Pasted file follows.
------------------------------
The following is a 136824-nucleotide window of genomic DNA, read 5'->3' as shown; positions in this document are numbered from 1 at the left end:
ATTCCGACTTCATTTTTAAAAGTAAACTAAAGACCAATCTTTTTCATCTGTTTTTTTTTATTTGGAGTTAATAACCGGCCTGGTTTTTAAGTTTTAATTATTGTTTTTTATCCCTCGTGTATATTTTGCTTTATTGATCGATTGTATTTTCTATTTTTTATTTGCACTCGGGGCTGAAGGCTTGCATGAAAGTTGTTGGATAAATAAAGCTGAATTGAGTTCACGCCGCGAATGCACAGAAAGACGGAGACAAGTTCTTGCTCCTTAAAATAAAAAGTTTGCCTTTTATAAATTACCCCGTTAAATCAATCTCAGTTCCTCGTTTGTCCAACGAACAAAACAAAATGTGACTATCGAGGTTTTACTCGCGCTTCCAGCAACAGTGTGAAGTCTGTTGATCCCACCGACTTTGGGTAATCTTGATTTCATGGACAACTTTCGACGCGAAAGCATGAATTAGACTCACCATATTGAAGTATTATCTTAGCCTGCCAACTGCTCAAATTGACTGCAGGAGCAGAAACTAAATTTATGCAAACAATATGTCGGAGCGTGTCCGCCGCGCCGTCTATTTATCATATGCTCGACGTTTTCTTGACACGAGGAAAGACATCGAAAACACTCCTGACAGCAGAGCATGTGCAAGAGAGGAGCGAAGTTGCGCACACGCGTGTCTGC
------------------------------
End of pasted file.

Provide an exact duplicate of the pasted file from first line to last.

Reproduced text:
The following is a 136824-nucleotide window of genomic DNA, read 5'->3' as shown; positions in this document are numbered from 1 at the left end:
ATTCCGACTTCATTTTTAAAAGTAAACTAAAGACCAATCTTTTTCATCTGTTTTTTTTTATTTGGAGTTAATAACCGGCCTGGTTTTTAAGTTTTAATTATTGTTTTTTATCCCTCGTGTATATTTTGCTTTATTGATCGATTGTATTTTCTATTTTTTATTTGCACTCGGGGCTGAAGGCTTGCATGAAAGTTGTTGGATAAATAAAGCTGAATTGAGTTCACGCCGCGAATGCACAGAAAGACGGAGACAAGTTCTTGCTCCTTAAAATAAAAAGTTTGCCTTTTATAAATTACCCCGTTAAATCAATCTCAGTTCCTCGTTTGTCCAACGAACAAAACAAAATGTGACTATCGAGGTTTTACTCGCGCTTCCAGCAACAGTGTGAAGTCTGTTGATCCCACCGACTTTGGGTAATCTTGATTTCATGGACAACTTTCGACGCGAAAGCATGAATTAGACTCACCATATTGAAGTATTATCTTAGCCTGCCAACTGCTCAAATTGACTGCAGGAGCAGAAACTAAATTTATGCAAACAATATGTCGGAGCGTGTCCGCCGCGCCGTCTATTTATCATATGCTCGACGTTTTCTTGACACGAGGAAAGACATCGAAAACACTCCTGACAGCAGAGCATGTGCAAGAGAGGAGCGAAGTTGCGCACACGCGTGTCTGC